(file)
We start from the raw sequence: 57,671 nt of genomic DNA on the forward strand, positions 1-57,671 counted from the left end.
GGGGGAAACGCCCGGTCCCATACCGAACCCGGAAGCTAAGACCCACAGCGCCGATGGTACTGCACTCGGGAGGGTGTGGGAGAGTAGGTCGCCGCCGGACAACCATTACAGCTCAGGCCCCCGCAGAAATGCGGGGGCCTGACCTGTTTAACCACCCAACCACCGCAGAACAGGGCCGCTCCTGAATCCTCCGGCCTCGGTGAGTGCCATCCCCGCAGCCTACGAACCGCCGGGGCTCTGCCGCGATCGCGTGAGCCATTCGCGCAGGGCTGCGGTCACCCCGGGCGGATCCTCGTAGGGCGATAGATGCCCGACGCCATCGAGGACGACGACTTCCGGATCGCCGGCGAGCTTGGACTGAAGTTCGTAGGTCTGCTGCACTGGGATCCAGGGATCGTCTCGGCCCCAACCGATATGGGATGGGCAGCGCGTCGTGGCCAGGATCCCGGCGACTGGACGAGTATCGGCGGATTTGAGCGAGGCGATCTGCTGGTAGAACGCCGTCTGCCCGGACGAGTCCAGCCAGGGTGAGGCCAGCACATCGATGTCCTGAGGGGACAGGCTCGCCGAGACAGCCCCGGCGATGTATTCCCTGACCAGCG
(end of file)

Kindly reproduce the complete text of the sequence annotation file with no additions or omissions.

We start from the raw sequence: 57,671 nt of genomic DNA on the forward strand, positions 1-57,671 counted from the left end.
GGGGGAAACGCCCGGTCCCATACCGAACCCGGAAGCTAAGACCCACAGCGCCGATGGTACTGCACTCGGGAGGGTGTGGGAGAGTAGGTCGCCGCCGGACAACCATTACAGCTCAGGCCCCCGCAGAAATGCGGGGGCCTGACCTGTTTAACCACCCAACCACCGCAGAACAGGGCCGCTCCTGAATCCTCCGGCCTCGGTGAGTGCCATCCCCGCAGCCTACGAACCGCCGGGGCTCTGCCGCGATCGCGTGAGCCATTCGCGCAGGGCTGCGGTCACCCCGGGCGGATCCTCGTAGGGCGATAGATGCCCGACGCCATCGAGGACGACGACTTCCGGATCGCCGGCGAGCTTGGACTGAAGTTCGTAGGTCTGCTGCACTGGGATCCAGGGATCGTCTCGGCCCCAACCGATATGGGATGGGCAGCGCGTCGTGGCCAGGATCCCGGCGACTGGACGAGTATCGGCGGATTTGAGCGAGGCGATCTGCTGGTAGAACGCCGTCTGCCCGGACGAGTCCAGCCAGGGTGAGGCCAGCACATCGATGTCCTGAGGGGACAGGCTCGCCGAGACAGCCCCGGCGATGTATTCCCTGACCAGCG